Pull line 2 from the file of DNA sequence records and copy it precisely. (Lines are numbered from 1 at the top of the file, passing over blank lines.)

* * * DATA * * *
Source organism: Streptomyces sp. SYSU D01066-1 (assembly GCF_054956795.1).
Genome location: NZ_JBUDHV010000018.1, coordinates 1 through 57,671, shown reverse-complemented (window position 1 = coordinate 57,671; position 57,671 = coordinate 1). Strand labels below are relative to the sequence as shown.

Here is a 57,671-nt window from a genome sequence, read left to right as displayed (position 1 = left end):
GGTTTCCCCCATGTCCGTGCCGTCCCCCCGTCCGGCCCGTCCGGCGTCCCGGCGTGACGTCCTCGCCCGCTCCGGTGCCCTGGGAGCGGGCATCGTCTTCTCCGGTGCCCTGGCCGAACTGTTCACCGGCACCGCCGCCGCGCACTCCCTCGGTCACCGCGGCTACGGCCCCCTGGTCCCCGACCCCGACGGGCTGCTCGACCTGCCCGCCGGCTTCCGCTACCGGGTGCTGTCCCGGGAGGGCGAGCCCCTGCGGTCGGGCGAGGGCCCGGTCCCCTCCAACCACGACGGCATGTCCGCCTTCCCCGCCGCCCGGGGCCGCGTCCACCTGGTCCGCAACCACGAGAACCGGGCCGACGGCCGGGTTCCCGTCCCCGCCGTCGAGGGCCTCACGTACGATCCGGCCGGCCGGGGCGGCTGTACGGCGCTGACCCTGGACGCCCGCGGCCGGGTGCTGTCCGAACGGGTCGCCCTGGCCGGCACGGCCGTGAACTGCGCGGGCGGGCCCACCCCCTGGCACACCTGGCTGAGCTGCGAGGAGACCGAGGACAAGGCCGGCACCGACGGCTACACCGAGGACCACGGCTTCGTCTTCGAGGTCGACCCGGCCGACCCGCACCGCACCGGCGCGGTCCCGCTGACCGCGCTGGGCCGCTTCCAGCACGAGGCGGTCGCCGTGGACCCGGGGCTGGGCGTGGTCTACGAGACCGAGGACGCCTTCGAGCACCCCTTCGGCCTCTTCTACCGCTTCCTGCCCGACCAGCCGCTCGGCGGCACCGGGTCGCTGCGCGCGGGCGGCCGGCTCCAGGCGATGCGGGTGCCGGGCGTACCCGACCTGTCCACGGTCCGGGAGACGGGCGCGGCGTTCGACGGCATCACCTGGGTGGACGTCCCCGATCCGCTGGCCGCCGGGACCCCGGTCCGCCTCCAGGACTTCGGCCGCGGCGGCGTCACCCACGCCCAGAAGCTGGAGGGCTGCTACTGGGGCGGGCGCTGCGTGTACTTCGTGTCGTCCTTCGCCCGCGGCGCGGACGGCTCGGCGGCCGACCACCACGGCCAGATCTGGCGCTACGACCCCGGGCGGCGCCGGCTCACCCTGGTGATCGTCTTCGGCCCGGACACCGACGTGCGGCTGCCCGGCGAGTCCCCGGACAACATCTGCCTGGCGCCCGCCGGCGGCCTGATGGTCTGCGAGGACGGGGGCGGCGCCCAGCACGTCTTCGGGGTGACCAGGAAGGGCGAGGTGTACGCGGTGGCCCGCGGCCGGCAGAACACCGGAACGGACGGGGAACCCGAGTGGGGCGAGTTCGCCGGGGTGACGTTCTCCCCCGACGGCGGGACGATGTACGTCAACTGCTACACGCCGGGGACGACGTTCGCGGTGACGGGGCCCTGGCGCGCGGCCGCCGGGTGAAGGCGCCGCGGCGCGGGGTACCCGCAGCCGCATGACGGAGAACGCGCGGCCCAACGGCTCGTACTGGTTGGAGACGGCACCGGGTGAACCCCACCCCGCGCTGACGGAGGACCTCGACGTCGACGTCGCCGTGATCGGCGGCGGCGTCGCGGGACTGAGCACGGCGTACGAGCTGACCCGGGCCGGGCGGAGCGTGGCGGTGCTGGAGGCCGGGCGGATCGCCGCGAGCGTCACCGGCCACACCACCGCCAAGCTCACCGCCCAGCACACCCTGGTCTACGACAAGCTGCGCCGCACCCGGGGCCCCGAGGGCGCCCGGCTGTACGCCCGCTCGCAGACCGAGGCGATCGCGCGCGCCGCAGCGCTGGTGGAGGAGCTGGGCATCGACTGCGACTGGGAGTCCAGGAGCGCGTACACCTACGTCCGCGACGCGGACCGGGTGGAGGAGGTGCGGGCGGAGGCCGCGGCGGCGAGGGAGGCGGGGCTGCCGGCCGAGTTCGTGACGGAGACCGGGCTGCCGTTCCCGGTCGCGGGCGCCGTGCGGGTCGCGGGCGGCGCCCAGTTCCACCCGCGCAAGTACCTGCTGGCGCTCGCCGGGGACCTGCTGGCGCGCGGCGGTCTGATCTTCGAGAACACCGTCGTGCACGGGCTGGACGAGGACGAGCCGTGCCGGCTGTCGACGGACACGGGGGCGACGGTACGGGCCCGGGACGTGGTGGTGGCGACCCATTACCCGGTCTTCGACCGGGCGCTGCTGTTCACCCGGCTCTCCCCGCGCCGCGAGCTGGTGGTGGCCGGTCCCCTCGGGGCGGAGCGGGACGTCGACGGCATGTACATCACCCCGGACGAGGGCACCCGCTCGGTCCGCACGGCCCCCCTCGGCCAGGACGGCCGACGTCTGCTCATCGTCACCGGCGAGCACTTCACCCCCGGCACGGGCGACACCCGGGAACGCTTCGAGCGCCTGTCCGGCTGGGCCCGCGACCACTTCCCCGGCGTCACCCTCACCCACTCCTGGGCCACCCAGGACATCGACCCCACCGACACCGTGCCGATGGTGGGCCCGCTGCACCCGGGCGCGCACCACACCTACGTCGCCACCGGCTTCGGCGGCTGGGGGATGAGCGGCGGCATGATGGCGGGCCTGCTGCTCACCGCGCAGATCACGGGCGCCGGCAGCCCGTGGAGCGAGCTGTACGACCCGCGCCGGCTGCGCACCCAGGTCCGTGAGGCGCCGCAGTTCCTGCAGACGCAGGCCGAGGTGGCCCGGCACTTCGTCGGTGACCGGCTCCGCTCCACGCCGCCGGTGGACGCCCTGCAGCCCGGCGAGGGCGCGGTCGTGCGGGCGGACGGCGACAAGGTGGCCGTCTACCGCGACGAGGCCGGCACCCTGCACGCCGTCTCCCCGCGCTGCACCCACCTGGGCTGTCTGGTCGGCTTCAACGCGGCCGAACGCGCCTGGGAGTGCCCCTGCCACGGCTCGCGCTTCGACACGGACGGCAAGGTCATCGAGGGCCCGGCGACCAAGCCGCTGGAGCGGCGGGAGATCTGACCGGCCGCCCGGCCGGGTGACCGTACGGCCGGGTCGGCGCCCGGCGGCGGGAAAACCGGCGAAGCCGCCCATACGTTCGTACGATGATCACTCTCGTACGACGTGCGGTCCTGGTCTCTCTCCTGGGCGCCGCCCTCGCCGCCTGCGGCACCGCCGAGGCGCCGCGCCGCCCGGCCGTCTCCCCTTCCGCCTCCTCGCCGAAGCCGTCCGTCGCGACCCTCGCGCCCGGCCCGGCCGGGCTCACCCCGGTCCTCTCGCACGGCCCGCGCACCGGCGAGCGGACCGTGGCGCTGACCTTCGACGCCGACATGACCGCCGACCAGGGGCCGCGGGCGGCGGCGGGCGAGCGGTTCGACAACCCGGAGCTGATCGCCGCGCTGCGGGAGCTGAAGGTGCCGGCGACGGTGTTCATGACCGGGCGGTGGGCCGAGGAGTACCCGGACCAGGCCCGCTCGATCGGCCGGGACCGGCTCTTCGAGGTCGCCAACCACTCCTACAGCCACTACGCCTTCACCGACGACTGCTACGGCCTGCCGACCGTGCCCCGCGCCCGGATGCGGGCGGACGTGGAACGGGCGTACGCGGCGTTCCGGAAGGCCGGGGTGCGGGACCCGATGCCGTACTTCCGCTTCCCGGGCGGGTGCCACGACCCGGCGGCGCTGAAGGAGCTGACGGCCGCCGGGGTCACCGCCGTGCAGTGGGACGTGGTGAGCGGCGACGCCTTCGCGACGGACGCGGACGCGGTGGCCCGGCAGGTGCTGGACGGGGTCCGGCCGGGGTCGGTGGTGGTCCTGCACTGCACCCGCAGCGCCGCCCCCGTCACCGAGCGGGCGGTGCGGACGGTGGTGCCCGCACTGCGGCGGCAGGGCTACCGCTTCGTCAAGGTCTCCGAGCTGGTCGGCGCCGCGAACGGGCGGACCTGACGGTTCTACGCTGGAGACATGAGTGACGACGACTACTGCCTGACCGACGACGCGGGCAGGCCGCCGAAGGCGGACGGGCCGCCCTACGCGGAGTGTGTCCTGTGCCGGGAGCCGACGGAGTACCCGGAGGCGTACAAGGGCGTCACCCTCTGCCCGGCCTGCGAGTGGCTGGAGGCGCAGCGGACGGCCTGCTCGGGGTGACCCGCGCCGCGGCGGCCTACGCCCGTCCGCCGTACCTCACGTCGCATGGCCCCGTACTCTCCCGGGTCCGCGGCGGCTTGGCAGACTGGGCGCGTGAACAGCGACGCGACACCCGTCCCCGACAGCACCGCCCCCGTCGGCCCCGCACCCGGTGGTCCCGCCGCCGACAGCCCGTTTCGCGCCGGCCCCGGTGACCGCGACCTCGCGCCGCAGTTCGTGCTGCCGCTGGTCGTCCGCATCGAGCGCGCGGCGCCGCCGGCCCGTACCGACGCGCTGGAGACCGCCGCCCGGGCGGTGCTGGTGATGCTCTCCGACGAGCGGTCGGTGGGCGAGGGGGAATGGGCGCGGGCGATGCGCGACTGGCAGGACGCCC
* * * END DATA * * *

Genome location: NZ_JBUDHV010000018.1, coordinates 1 through 57,671, shown reverse-complemented (window position 1 = coordinate 57,671; position 57,671 = coordinate 1). Strand labels below are relative to the sequence as shown.